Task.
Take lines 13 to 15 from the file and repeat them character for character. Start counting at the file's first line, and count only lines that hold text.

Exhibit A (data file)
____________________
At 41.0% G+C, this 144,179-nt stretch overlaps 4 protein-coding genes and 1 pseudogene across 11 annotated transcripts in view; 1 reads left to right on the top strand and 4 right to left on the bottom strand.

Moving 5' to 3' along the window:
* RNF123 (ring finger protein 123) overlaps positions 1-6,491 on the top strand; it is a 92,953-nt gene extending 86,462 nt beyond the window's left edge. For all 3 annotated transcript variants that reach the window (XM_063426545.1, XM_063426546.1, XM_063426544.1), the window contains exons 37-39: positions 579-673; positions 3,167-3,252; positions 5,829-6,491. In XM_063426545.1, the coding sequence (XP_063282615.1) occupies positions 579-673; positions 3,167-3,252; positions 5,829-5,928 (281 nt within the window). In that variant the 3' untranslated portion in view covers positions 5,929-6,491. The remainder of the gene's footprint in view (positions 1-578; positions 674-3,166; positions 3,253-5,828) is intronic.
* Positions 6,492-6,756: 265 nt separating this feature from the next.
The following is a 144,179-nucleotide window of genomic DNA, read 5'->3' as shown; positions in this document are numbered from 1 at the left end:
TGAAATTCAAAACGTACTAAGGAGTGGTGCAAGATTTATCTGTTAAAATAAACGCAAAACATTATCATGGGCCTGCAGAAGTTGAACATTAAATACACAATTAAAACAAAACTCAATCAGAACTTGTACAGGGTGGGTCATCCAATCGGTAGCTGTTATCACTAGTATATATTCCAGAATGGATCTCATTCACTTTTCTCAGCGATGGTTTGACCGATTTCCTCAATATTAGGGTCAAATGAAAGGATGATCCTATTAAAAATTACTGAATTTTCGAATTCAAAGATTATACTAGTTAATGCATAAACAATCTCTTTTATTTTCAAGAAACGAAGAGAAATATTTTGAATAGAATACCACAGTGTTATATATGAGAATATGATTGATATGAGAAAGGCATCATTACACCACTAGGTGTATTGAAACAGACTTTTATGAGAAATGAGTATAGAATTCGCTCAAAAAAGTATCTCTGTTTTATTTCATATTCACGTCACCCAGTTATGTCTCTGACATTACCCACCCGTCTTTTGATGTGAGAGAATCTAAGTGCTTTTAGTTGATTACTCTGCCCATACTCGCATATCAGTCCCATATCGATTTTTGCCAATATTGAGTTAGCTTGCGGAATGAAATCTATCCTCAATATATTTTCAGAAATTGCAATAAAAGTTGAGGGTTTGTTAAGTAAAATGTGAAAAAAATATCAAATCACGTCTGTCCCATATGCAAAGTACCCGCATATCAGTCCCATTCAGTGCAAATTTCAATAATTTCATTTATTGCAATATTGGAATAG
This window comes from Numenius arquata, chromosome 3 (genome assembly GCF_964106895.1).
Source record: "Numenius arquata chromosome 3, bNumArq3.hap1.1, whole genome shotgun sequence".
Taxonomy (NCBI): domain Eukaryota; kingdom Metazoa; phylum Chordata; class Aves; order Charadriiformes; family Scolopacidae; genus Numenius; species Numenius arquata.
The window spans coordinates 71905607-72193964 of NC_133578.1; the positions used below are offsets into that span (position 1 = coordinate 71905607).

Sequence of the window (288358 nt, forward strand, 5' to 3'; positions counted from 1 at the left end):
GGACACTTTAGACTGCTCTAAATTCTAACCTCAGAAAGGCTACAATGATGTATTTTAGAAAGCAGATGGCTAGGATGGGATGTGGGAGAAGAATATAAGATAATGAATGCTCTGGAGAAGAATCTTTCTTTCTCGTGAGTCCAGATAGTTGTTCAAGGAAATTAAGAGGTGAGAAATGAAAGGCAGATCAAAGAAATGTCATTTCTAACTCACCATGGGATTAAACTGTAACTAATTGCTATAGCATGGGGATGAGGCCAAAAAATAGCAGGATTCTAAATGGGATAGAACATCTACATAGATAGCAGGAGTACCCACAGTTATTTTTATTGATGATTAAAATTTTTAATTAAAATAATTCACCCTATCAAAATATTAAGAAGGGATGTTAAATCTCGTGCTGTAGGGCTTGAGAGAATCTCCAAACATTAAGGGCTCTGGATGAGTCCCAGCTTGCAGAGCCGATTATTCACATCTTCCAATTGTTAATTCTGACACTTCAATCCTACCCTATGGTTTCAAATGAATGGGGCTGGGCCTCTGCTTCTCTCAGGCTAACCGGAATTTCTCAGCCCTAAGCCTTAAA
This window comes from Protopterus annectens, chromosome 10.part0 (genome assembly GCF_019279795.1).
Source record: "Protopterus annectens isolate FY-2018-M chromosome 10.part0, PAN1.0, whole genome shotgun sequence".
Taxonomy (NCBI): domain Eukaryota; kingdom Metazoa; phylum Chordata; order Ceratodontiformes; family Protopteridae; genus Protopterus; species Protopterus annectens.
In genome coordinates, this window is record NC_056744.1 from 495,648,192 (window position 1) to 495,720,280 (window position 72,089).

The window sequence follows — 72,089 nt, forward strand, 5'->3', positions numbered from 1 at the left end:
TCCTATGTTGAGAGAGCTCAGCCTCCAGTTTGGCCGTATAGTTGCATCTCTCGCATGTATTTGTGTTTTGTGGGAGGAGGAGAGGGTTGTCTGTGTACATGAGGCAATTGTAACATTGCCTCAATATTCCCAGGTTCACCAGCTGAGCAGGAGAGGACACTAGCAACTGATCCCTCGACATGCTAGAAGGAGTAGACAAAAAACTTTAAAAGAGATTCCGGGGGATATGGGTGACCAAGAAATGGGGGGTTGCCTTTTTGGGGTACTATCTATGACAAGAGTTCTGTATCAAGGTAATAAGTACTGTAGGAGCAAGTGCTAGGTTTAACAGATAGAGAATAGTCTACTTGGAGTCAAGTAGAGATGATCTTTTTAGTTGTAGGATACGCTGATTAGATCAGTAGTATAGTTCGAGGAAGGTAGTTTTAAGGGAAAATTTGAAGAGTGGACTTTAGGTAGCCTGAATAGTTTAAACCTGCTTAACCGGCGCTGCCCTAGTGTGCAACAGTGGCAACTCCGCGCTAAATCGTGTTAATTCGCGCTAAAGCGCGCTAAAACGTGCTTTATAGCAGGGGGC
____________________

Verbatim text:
This window comes from Protopterus annectens, chromosome 10.part0 (genome assembly GCF_019279795.1).
Source record: "Protopterus annectens isolate FY-2018-M chromosome 10.part0, PAN1.0, whole genome shotgun sequence".
Taxonomy (NCBI): domain Eukaryota; kingdom Metazoa; phylum Chordata; order Ceratodontiformes; family Protopteridae; genus Protopterus; species Protopterus annectens.